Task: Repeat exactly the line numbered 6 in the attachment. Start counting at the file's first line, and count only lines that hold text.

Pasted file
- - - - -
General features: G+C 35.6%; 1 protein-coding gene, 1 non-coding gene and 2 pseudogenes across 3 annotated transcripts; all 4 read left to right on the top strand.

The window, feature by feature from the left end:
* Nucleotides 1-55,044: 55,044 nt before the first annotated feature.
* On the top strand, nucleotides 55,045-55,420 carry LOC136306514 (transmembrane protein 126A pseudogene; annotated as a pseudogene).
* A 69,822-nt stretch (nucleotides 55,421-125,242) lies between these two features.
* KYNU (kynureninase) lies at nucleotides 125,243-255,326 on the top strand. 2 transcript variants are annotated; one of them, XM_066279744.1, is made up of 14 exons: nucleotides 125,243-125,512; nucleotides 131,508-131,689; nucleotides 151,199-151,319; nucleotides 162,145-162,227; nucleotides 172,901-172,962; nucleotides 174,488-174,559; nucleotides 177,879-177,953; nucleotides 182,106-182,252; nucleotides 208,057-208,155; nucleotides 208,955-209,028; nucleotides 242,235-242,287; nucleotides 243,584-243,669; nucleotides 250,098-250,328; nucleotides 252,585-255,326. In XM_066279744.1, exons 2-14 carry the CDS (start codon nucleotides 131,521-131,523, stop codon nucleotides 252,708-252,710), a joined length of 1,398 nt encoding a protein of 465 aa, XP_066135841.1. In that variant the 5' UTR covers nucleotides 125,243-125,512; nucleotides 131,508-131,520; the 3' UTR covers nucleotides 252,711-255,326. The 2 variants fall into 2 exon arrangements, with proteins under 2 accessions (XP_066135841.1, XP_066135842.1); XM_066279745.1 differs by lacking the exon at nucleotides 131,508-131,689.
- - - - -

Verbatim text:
* KYNU (kynureninase) lies at nucleotides 125,243-255,326 on the top strand. 2 transcript variants are annotated; one of them, XM_066279744.1, is made up of 14 exons: nucleotides 125,243-125,512; nucleotides 131,508-131,689; nucleotides 151,199-151,319; nucleotides 162,145-162,227; nucleotides 172,901-172,962; nucleotides 174,488-174,559; nucleotides 177,879-177,953; nucleotides 182,106-182,252; nucleotides 208,057-208,155; nucleotides 208,955-209,028; nucleotides 242,235-242,287; nucleotides 243,584-243,669; nucleotides 250,098-250,328; nucleotides 252,585-255,326. In XM_066279744.1, exons 2-14 carry the CDS (start codon nucleotides 131,521-131,523, stop codon nucleotides 252,708-252,710), a joined length of 1,398 nt encoding a protein of 465 aa, XP_066135841.1. In that variant the 5' UTR covers nucleotides 125,243-125,512; nucleotides 131,508-131,520; the 3' UTR covers nucleotides 252,711-255,326. The 2 variants fall into 2 exon arrangements, with proteins under 2 accessions (XP_066135841.1, XP_066135842.1); XM_066279745.1 differs by lacking the exon at nucleotides 131,508-131,689.